This year the event organisers plan to construct a complete medieval village where craftsmen and traders will display the wares and skills of a bygone age.

A magnificent jousting arena will be recreated in the Castle grounds where visitors may taste of the bravery of this ancient duel, where horsemanship and a keen aim (coupled with a strong arm) meant the difference between life and death.

Some of the finest bowmen in Europe will demonstrate precision archery using longbows. The public may enjoy this art first hand under the expert guidance of the archers. 


As an archer myself I hope that this event keeps alive the skills that defined us as modern humans.





Popular transport at the time, a pony (donkey) and trap sets off from Herstmonceux castle



Popular transport at the time, a pony (donkey) and trap sets off from Herstmonceux castle.






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A271 seriously inadequate and potholed service road for Herstmonceux

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Herstmonceux Village -

Herstmonceux Walkers Association - Ramblers, Dogs and family outings in the fresh air



Judas Iscariot - 30 pieces of silver

Kew's Wakehurst, Haywards Heath (Wild Botonical Gardens)


Latimer Developments Limited

Lewes - Castle

Lime Park - Lime, Lime Cottage, Lime House, Linden House, Rectory

Lime Park Estate Limited - Company number 01893712

Lime Ponds - Under threat of poisoning from developers

Lime Well - last remaining working well in Herstmonceux village, the bell dating it from 1898

Lime Wood - a recently spoiled local wood

Little Venice - The Lake District of Wealden, Herstmonceux

Low Carbon Lifestyles -

Masonic Hall, Herstmonceux

Monument, Site Record, SMR ESCC, Generating Station


No - Effective remedy

Oak Way - houses for sale or rent

Observatory - Herstmonceux Castle

Parish Council, Herstmonceux

Party Wall Act 1996 - Disputes and criminal offences


Petworth House & Park, West Sussex

Pevensey Levels - Site of Special Scientific Interest (SSSI)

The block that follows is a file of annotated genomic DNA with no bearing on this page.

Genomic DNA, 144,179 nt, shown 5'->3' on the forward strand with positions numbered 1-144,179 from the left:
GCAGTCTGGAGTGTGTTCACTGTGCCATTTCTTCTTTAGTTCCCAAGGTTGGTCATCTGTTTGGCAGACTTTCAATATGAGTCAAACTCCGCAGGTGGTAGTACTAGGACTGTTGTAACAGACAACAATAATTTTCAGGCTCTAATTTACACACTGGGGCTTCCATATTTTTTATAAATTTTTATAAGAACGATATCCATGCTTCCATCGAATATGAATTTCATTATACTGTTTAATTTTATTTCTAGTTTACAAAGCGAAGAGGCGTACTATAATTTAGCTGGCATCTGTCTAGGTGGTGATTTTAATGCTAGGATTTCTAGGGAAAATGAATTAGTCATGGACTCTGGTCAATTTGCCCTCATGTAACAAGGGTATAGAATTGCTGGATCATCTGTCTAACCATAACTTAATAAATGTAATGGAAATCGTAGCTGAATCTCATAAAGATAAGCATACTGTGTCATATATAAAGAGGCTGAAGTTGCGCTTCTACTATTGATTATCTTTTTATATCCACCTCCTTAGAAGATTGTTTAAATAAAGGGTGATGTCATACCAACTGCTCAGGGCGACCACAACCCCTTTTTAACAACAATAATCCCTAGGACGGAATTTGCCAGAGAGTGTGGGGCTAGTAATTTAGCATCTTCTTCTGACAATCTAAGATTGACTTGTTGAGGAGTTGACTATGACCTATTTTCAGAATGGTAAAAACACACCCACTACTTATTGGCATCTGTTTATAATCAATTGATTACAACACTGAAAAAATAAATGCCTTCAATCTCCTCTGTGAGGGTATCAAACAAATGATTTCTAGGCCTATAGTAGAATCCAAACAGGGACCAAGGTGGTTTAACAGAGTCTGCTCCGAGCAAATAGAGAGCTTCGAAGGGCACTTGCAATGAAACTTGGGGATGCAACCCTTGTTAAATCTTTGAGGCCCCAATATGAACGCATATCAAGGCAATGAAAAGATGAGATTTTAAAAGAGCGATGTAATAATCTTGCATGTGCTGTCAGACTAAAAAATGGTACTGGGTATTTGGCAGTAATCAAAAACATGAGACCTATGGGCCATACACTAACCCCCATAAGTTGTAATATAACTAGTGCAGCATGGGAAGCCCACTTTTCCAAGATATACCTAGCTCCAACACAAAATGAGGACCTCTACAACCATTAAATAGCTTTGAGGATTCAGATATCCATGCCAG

Potholes - Spot a dangerous pothole and send us a picture, but be careful in the taking

Prince Charles - Future King of England

Prescription Act 1832 - Acquisition of rights to light and rights of way, easements, etc.

Proceeds of Crime - Confiscation orders for assets acquired by illegal activities

Queen Elizabeth - Head of State, ultimately responsible for effectiveness of remedies

Ramblers Association

Rectory, The Old, Lime Park - Elizabeth Cowling, Henry Arnell, Peter Townley, Jill Finn & Nigel Flood

Rights of Way - Public footpaths and other right of access

Road Works - Village High Street, A271 single file traffic queues

Romney Marsh

RTPI - Royal Town Planning Institute

R v Dytham 1979 QBD 69 criminal appeal R722 - Common law offence of wilful neglect in public office

Royal Pavilion, Brighton

Science Centre - 


Seven Sisters

Shits & Creeks A to Z

SMRs - Site Monument Records - World's oldest surviving generating station with load-levelling

Southern Water - Drinking supplies and waste removal

Statute - Laws of England

Suicide Junction - Leading to Death Hill A271

Sussex, East, West, University

Sussex police - Jo Shiner, Chief Constable

Sussex's - Harry and Megan - Royal Family

TheKeep - East Sussex County Council's monument records archive

Time stands still for no man

Timothy Watson - Former estate agent who sold a field for 70 houses to developers

Underhanded - Conduct unbecoming and not in good faith

Victoria Road

Walkers Association - Herstmonceux

Wealden District Council

Wealden District Councillors

WD/2022/0497/F - Planning application by Jill Finn & Nigel Flood, withdrawn Vector Planning 7 June 2022

Wildlife protection and conservation of habitats

Wilful Neglect - In public office, malfeasance common law offence R v Dytham 1979 QBD 69 criminal appeal R722

Woodlands View - Hillside development